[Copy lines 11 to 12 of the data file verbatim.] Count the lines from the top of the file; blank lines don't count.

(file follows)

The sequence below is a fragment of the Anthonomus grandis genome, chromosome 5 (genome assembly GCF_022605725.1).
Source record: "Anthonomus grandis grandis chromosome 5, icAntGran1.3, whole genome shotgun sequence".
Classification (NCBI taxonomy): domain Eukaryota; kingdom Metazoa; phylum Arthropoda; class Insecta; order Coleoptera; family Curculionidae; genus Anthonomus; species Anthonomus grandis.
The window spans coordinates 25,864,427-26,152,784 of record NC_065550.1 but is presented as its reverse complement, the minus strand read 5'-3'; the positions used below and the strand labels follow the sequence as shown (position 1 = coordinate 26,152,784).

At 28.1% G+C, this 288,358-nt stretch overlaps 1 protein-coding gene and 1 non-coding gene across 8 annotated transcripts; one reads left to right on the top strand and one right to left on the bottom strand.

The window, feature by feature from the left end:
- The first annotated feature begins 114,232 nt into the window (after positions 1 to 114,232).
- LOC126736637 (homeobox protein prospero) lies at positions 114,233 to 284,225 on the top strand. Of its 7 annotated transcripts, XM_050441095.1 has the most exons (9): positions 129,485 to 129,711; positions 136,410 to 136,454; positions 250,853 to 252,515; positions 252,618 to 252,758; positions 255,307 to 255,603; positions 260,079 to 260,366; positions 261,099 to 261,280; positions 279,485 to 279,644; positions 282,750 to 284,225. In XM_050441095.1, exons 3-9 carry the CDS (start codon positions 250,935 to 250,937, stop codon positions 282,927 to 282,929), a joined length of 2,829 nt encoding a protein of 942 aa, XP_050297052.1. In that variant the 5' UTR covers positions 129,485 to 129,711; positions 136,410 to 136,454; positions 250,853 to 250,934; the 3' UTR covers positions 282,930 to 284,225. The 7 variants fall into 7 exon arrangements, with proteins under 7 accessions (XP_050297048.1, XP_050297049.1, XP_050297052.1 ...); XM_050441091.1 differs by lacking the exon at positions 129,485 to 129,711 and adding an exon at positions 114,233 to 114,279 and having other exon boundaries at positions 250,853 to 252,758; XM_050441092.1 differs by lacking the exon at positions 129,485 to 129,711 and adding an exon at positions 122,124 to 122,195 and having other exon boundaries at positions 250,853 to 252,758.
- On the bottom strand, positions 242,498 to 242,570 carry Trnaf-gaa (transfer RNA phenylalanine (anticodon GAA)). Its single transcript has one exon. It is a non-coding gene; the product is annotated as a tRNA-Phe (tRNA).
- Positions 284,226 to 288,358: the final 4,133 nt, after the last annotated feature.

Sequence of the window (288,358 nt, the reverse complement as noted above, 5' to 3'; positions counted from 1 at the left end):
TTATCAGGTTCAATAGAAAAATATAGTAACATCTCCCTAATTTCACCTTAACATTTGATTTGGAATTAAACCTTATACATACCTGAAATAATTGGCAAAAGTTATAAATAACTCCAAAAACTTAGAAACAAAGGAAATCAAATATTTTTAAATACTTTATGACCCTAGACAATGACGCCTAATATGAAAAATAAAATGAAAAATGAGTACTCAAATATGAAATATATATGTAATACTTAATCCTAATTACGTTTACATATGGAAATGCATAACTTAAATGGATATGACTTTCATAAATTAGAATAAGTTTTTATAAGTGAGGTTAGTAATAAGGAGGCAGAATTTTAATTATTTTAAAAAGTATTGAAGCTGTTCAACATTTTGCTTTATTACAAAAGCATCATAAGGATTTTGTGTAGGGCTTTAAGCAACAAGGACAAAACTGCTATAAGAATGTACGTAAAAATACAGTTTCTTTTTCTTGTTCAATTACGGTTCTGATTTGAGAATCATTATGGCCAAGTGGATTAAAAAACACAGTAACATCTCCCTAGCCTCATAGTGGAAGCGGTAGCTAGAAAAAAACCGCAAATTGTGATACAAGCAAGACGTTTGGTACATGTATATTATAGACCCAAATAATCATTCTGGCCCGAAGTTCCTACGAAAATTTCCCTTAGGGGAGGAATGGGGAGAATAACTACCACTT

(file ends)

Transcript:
Sequence of the window (288,358 nt, the reverse complement as noted above, 5' to 3'; positions counted from 1 at the left end):
TTATCAGGTTCAATAGAAAAATATAGTAACATCTCCCTAATTTCACCTTAACATTTGATTTGGAATTAAACCTTATACATACCTGAAATAATTGGCAAAAGTTATAAATAACTCCAAAAACTTAGAAACAAAGGAAATCAAATATTTTTAAATACTTTATGACCCTAGACAATGACGCCTAATATGAAAAATAAAATGAAAAATGAGTACTCAAATATGAAATATATATGTAATACTTAATCCTAATTACGTTTACATATGGAAATGCATAACTTAAATGGATATGACTTTCATAAATTAGAATAAGTTTTTATAAGTGAGGTTAGTAATAAGGAGGCAGAATTTTAATTATTTTAAAAAGTATTGAAGCTGTTCAACATTTTGCTTTATTACAAAAGCATCATAAGGATTTTGTGTAGGGCTTTAAGCAACAAGGACAAAACTGCTATAAGAATGTACGTAAAAATACAGTTTCTTTTTCTTGTTCAATTACGGTTCTGATTTGAGAATCATTATGGCCAAGTGGATTAAAAAACACAGTAACATCTCCCTAGCCTCATAGTGGAAGCGGTAGCTAGAAAAAAACCGCAAATTGTGATACAAGCAAGACGTTTGGTACATGTATATTATAGACCCAAATAATCATTCTGGCCCGAAGTTCCTACGAAAATTTCCCTTAGGGGAGGAATGGGGAGAATAACTACCACTT